What are allergies and how do they affect cats?
One of the most common conditions affecting cats is allergy. An allergy occurs when the cat’s immune system “overreacts” to foreign substances called allergens or antigens. Those overreactions are manifested in one of three ways. The most common manifestation is itching of the skin, either localized in one area or a generalized reaction all over the cat’s body. Another manifestation involves the respiratory system and may result in coughing, sneezing, and wheezing. Sometimes, there may be an associated nasal or ocular (eye) discharge. The third manifestation involves the digestive system, resulting in vomiting, flatulence or diarrhea.
How many types of allergies are there and how are they each treated?
There are four known types of allergies in the cat: contact, flea, food, and inhalant. Each has common clinical signs and unique characteristics.
Contact allergies are the least common of the four types of allergies in cats. They result in a local reaction on the skin. Examples of contact allergy include reactions to flea collars or to types of bedding, such as wool. If the cat is allergic to such substances, there will be skin irritation and itching at the points of contact. Removal of the contact irritant solves the problem. However, identifying the allergen can be challenging in many cases.
The area most commonly involved is over the rump or base of the tail. In addition, the cat may have numerous, small scabs around the head and neck. These scabs are often referred to as miliary lesions, a term which was coined because the scabs look like millet seeds.
The most important treatment for flea allergy is to eliminate all fleas.
Inhalant allergy (or atopy) is common in cats. Cats may be allergic to all of the same inhaled allergens that affect us. These include tree pollens (cedar, ash, oak, etc.), grass pollens (especially Bermuda), weed pollens (ragweed, etc.), molds, mildew, and the house dust mite. Many of these allergies occur seasonally, such as ragweed, cedar, and grass pollens.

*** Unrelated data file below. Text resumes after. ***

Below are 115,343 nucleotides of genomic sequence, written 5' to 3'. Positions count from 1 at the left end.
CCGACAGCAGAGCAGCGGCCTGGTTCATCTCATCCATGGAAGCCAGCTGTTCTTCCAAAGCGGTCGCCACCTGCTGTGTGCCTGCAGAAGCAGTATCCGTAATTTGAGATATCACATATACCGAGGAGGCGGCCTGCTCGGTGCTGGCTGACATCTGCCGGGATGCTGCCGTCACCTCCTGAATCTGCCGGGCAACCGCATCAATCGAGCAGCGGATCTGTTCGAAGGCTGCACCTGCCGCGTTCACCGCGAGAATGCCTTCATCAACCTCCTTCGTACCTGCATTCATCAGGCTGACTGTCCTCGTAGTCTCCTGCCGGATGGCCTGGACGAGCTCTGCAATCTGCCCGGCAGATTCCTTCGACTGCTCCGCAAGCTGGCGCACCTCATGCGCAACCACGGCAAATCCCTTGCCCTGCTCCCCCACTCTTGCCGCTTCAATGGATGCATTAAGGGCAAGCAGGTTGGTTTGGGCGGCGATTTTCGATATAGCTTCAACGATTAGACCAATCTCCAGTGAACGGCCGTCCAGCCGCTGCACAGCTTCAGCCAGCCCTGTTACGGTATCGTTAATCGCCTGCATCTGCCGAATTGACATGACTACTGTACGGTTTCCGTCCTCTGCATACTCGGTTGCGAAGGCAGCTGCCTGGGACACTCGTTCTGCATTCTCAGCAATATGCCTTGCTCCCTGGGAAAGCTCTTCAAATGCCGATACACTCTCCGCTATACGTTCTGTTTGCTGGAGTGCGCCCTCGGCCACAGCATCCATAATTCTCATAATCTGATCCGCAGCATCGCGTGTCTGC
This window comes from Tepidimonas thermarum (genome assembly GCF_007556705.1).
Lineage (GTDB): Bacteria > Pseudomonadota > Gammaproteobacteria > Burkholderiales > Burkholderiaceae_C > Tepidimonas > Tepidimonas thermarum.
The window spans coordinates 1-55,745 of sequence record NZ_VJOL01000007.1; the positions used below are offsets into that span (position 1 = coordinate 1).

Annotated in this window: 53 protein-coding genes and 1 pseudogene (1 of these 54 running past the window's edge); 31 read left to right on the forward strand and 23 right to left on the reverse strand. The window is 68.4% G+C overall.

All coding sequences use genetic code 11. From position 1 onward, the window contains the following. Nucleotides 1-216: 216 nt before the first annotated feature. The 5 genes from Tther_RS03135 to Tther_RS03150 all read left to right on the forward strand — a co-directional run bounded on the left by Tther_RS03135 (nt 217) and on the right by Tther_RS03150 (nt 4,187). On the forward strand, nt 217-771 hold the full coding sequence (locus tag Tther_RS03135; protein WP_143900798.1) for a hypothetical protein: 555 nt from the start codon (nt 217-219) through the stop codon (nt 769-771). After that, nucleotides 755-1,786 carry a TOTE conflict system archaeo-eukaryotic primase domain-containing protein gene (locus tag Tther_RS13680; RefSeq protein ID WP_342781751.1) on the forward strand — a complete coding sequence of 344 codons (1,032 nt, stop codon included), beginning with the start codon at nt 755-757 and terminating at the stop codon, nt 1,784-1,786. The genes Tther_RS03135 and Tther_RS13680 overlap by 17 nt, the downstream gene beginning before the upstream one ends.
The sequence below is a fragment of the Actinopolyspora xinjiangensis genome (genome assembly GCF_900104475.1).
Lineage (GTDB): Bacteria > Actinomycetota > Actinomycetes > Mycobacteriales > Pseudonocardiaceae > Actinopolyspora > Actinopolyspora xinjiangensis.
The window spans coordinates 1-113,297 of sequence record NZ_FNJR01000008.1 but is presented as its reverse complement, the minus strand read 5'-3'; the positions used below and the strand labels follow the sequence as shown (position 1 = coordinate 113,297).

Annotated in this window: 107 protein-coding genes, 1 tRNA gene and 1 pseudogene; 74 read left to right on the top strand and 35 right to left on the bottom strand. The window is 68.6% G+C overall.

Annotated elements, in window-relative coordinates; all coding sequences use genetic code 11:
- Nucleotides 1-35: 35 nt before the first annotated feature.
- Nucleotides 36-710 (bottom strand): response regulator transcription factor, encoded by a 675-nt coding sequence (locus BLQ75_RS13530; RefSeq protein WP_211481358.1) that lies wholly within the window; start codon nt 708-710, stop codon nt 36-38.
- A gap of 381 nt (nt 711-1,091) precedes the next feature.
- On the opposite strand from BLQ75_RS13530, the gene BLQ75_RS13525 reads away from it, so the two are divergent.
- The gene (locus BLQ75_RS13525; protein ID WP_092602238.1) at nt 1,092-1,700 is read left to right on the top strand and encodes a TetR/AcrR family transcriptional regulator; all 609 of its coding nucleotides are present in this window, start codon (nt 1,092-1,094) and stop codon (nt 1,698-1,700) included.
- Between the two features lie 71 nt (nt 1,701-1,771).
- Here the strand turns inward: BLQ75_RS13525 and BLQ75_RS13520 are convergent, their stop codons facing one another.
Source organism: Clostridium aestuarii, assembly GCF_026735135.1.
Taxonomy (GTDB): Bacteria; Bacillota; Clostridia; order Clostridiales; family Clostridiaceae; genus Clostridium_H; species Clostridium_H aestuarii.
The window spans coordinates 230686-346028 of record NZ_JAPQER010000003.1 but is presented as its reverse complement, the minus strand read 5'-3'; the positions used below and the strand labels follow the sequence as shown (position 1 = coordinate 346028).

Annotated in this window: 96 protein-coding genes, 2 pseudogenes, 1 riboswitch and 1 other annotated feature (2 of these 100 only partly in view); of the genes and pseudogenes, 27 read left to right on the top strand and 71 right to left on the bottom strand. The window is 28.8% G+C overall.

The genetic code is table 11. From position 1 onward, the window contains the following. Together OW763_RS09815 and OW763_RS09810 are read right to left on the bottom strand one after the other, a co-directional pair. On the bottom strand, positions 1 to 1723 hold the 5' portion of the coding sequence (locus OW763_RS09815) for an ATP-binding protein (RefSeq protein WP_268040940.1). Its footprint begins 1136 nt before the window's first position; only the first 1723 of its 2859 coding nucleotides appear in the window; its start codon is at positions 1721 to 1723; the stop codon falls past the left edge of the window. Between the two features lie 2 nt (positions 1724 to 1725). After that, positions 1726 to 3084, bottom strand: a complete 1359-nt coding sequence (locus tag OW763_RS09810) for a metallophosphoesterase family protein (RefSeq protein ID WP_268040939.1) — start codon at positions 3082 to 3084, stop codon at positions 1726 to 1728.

Most cats that have an inhalant allergy are allergic to several allergens. If the number of allergens is small and they seasonal, itching may last for just a few weeks at a time during one or two periods of the year. If the number of allergens is large or they are present year-round, the cat may itch constantly.
Treatment depends largely on the length of the cat’s allergy season. It involves one of two approaches.
Steroids will dramatically block the allergic reaction in most cases. These may be given topically or orally depending on the circumstances. The side-effects of steroids are much less common in cats than in people. If steroids are appropriate for your cat, you will be instructed in their proper use.
The second approach to inhalant allergy treatment is desensitization with specific antigen injections or “allergy shots”. On average, approximately half of the cat’s receiving desensitization therapy will experience a significant decrease in their clinical signs. This approach is not used with food allergy.
Although desensitization is the ideal way to treat inhalant allergy, it does have some drawbacks and may not be the best choice in certain circumstances.
Cats are not likely to be born with food allergies. More commonly, they develop allergies to food products they have eaten for a long time.
The allergy most frequently develops in response to the protein component of the food; for example; fish, beef, dairy, or chicken. Food allergy may produce any of the clinical signs previously discussed, including itching, digestive disorders, and respiratory distress. Food allergy testing is recommended when the clinical signs have been present for several months, when the cat has a poor response to steroids, or when a very young cat itches without other apparent causes of allergy.
Testing is done with a special hypoallergenic diet. Because it takes at least eight weeks for all other food products to get out of the system, the cat must eat the special diet exclusively for a minimum of eight to twelve weeks. If a positive response occurs, you will be instructed on how to proceed. If the diet is not fed exclusively, it will not be a meaningful test. We cannot overemphasize this. NO table food, treats or vitamins can be given during the testing period.
Because cats that are being tested for inhalant allergy generally itch year round, a food allergy dietary test can be performed while the inhalant test and antigen preparation are occurring.
Allergies are a frustrating disease that is often never cured, just, hopefully, controlled. Please call us with your questions and concerns.